My mother never surrendered much about her past. Undoubtedly she recounted a story or two to my sister and me, but they always smacked of sterile condescension; the way an adult would convey a cautionary tale to a child, finger wagging and all. In the company of my aunt, however, my mother’s demeanor would melt. Those granite eyes of earthen brown seemed to crack and she would bloom with animation, a palpable emotion overtook her gestures, the details fleshed out and the sadness, anger, and conviction with which she narrated her early years proved ever invaluable in my quest to know this woman better.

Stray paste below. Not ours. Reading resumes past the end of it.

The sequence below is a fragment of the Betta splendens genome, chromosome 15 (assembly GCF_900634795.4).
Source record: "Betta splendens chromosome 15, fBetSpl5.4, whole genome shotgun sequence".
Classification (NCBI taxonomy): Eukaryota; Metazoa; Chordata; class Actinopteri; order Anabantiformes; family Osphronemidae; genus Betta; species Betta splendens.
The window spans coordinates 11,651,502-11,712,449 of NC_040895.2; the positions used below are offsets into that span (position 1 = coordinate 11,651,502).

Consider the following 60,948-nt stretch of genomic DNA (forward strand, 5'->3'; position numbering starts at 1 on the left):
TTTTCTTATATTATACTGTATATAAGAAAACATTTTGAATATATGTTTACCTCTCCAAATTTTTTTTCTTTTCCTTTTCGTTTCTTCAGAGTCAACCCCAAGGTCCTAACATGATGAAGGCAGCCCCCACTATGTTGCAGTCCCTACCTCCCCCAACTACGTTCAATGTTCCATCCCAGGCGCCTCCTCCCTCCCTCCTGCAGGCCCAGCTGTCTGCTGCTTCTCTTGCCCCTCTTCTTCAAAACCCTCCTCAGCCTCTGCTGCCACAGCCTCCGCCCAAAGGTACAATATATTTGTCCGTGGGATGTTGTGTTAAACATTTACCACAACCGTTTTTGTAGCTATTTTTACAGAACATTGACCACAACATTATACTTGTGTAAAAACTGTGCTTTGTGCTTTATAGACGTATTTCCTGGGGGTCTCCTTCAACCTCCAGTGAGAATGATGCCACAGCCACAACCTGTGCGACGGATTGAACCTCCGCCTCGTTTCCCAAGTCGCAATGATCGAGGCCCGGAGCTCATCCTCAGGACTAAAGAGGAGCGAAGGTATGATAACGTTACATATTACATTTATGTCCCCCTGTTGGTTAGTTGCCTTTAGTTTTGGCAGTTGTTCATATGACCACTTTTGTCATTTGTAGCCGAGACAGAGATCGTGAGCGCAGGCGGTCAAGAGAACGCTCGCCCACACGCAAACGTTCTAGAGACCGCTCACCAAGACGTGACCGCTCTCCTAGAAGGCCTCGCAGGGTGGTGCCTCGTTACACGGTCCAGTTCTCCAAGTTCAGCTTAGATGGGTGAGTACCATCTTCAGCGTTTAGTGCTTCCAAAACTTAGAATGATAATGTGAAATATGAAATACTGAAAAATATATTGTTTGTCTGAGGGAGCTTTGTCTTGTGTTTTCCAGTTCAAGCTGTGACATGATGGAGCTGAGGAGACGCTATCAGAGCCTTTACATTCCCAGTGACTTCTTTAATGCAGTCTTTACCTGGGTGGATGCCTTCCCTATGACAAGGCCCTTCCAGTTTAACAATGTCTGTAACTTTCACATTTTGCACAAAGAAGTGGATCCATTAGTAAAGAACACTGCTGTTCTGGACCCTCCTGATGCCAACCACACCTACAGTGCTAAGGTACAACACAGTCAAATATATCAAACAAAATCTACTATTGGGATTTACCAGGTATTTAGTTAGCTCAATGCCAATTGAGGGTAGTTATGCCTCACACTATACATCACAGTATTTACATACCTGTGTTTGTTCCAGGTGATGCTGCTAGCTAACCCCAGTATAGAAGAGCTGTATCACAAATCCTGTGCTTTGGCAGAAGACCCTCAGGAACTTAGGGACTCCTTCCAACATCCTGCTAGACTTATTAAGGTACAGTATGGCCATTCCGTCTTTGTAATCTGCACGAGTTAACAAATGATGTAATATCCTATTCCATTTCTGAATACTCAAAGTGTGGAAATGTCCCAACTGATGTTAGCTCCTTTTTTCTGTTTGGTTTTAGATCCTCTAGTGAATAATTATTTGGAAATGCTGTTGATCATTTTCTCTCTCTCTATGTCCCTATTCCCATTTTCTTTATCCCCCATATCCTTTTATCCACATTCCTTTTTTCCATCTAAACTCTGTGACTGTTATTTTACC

Reared by her aunts, my mother was a child living in post-war Italy; her station in life, being a girl, was not met with the same enthusiasm or expectation had she been born a boy. Survival was more the order of the day, so privation and extensive chores were the only prospects my mother knew for the first years of her life. To be more specific, my mother was volleyed back and forth among three of her aunts. Short on merriment and their lack of patience for it, these women were of the old Roman Catholic order who believed in the virtues of self denial, hard work and most of all – sound the trumpets – black outfits. Ironically, their generous Reubenesque figures were the only physical quality that belied their otherwise ascetic character. Each was a Sherman tank of a woman, fully loaded with massive torpedo breasts that bordered on comic obscenity. And while her aunts came to be known as her protectors, they were also, as my mother came to know, strict disciplinarians who were equally capable of great acts of love as they were of selfishness and ignorant cruelty. She was regarded as little more than a housemaid who occasionally went to school, if at all. While she shuttled between aunts, my mother’s regular duties involved cleaning the community out-house, doing laundry, the dishes, or sewing. One of her more curious responsibilities was the rounding up of discarded cigarette butts at the local bar so that the remaining tobacco could be resold. Childhood fancies and simple enjoyments were not an option and food was so scant, and dessert such a rarity, that a plain slice of bread sprinkled with some sugar was a luxury never to be taken for granted.